The senior scientist expresses his frustration to his mother. Without dropping a stitch Mama tells him what the ladies do: They just keep information constantly flowing around their social circle,  out and back again. During the flow, most questions get answered, without ever being asked! 
The scientist? He’s speechless. 
Mama? She’s happy her boy still listens to his mother.

I thought of this because a retired fellow I know has no landline, but he does have one of those new fangled cellular telephones. With a phone plan. With very limited minutes. Sometimes as we talk he asks what he can do for me, or I for him. I’ll tell you, dear reader, what I can’t do for him: Problem solve. There is no time for information flow, not enough flow for me to make any connections. No “Hey, I just realized—this compares to what Roger faced. What he did was…” No “Something just popped into my head. Have you thought of…?” I can tell the old guy information I already know, off the top of my head, but I can't reach down into my subconscious where wisdom lies. Neither can I stand in silence, like propane salesman Hank Hill and his buddies do, around a truck with the hood up, as they regard a broken engine.

Proper talk takes proper time. I remember my old Mount Royal College professor, Len Thomas, Ph.D., telling us that if you ask someone to go for a cigarette, then you have seven minutes to converse; if a coffee, you have 15 minutes. If less than a cigarette, under a very limited cell phone plan, then you are like someone living under communism: You censor yourself, in advance, semi-consciously, so creativity never happens. Nothing pops in.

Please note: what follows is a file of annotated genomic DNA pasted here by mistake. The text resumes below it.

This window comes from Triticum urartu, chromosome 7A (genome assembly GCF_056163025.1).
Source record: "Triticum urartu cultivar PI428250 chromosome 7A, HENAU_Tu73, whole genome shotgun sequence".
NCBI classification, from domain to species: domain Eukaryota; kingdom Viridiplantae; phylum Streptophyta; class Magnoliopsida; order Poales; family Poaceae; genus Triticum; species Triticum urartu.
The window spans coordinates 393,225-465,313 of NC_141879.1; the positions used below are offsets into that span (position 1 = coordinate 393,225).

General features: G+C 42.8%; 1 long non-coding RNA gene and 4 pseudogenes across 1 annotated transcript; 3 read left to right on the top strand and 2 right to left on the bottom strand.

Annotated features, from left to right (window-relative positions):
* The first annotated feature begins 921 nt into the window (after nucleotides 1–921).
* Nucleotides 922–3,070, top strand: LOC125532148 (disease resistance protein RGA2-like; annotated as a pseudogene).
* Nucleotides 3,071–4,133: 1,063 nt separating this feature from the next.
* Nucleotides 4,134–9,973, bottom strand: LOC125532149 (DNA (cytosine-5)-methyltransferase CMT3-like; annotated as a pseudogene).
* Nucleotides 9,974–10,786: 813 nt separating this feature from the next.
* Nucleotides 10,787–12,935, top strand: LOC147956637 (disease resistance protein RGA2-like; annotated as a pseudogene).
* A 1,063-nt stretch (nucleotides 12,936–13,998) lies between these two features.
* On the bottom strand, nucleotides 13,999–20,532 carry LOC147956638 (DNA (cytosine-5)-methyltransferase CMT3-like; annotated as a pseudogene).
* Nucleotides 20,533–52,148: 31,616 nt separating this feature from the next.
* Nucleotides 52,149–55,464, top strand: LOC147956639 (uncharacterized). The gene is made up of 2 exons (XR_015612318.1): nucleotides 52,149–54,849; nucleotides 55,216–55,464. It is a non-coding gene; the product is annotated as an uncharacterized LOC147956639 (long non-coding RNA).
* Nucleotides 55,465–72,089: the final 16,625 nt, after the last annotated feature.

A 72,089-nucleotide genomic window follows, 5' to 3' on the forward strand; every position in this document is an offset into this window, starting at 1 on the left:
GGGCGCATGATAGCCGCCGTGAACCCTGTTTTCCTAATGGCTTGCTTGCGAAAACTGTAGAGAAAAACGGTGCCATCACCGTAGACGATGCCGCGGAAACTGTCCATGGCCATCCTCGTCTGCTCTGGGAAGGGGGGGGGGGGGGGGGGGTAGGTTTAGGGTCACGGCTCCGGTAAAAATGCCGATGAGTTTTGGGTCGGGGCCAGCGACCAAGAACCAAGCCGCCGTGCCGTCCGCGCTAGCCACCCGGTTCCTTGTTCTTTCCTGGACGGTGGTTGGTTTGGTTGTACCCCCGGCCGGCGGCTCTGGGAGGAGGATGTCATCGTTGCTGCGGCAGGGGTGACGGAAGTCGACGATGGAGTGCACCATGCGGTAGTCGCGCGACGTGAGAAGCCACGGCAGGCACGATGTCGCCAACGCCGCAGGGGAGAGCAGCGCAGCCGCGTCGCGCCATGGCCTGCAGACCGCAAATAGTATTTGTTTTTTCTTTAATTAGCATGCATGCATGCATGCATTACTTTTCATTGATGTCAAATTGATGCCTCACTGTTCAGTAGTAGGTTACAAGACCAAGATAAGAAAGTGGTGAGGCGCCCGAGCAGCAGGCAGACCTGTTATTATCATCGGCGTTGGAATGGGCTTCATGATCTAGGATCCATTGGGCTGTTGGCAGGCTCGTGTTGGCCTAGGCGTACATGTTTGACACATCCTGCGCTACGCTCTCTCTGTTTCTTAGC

I believe, fellow citizen, there’s a reason the Iran theocracy, with millions of residents, has produced no internationally-read Salman Rushdie. They are walled off from their subconscious. Their muse has fled. There’s been no great literature out of Russia since the Marxist October revolution, nothing classic out of mainland China, with their “Great fireWall,” (Censoring the Internet) since they went communist. Meanwhile, we still read Tolstoy and Gorky from economically harsher but mentally easier times, before the coming of the Thought Police. 

In everyday life, dear reader, if you are surrounded by oppressive relatives, friends or co-workers, then I suppose there must be a similar dampening down of your brain functions. In a harsh realm your I.Q. may drop to the point where you seem, even to yourself, to lack even common sense. Unfortunately you would not realize you were “artificially dumber” unless you somehow escaped—not only physically, but got away from the “committee in your head” too.